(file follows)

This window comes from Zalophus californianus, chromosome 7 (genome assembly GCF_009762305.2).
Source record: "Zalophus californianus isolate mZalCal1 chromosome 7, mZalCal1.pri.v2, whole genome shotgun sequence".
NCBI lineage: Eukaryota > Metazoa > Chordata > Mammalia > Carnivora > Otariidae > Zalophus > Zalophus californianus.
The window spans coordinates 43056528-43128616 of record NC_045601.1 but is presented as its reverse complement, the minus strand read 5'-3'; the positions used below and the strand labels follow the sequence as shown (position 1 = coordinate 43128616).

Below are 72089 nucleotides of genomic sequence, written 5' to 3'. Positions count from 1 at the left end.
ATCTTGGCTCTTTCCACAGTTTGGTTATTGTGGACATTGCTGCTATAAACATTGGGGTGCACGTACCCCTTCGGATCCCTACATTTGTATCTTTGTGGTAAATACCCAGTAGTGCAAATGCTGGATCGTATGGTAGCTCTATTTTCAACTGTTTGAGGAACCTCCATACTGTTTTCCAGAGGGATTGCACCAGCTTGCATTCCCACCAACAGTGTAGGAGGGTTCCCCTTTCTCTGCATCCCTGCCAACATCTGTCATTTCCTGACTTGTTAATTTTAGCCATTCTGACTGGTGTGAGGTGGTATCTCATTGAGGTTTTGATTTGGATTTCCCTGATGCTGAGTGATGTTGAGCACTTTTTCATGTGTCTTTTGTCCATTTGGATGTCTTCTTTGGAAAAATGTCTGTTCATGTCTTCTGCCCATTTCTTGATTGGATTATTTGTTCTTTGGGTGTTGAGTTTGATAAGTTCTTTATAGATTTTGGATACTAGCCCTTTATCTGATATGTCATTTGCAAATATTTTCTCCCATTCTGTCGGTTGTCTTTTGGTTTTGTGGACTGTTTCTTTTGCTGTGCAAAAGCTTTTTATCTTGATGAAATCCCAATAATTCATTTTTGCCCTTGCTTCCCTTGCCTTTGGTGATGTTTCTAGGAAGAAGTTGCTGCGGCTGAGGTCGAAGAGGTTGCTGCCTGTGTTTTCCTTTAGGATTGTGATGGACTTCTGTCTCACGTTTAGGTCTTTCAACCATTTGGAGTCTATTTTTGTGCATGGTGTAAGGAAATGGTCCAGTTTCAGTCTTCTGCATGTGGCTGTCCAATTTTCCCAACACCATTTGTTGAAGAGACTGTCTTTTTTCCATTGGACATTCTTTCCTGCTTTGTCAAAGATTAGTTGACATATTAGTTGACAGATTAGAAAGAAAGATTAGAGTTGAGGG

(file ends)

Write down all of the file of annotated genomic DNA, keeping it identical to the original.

This window comes from Zalophus californianus, chromosome 7 (genome assembly GCF_009762305.2).
Source record: "Zalophus californianus isolate mZalCal1 chromosome 7, mZalCal1.pri.v2, whole genome shotgun sequence".
NCBI lineage: Eukaryota > Metazoa > Chordata > Mammalia > Carnivora > Otariidae > Zalophus > Zalophus californianus.
The window spans coordinates 43056528-43128616 of record NC_045601.1 but is presented as its reverse complement, the minus strand read 5'-3'; the positions used below and the strand labels follow the sequence as shown (position 1 = coordinate 43128616).

Below are 72089 nucleotides of genomic sequence, written 5' to 3'. Positions count from 1 at the left end.
ATCTTGGCTCTTTCCACAGTTTGGTTATTGTGGACATTGCTGCTATAAACATTGGGGTGCACGTACCCCTTCGGATCCCTACATTTGTATCTTTGTGGTAAATACCCAGTAGTGCAAATGCTGGATCGTATGGTAGCTCTATTTTCAACTGTTTGAGGAACCTCCATACTGTTTTCCAGAGGGATTGCACCAGCTTGCATTCCCACCAACAGTGTAGGAGGGTTCCCCTTTCTCTGCATCCCTGCCAACATCTGTCATTTCCTGACTTGTTAATTTTAGCCATTCTGACTGGTGTGAGGTGGTATCTCATTGAGGTTTTGATTTGGATTTCCCTGATGCTGAGTGATGTTGAGCACTTTTTCATGTGTCTTTTGTCCATTTGGATGTCTTCTTTGGAAAAATGTCTGTTCATGTCTTCTGCCCATTTCTTGATTGGATTATTTGTTCTTTGGGTGTTGAGTTTGATAAGTTCTTTATAGATTTTGGATACTAGCCCTTTATCTGATATGTCATTTGCAAATATTTTCTCCCATTCTGTCGGTTGTCTTTTGGTTTTGTGGACTGTTTCTTTTGCTGTGCAAAAGCTTTTTATCTTGATGAAATCCCAATAATTCATTTTTGCCCTTGCTTCCCTTGCCTTTGGTGATGTTTCTAGGAAGAAGTTGCTGCGGCTGAGGTCGAAGAGGTTGCTGCCTGTGTTTTCCTTTAGGATTGTGATGGACTTCTGTCTCACGTTTAGGTCTTTCAACCATTTGGAGTCTATTTTTGTGCATGGTGTAAGGAAATGGTCCAGTTTCAGTCTTCTGCATGTGGCTGTCCAATTTTCCCAACACCATTTGTTGAAGAGACTGTCTTTTTTCCATTGGACATTCTTTCCTGCTTTGTCAAAGATTAGTTGACATATTAGTTGACAGATTAGAAAGAAAGATTAGAGTTGAGGG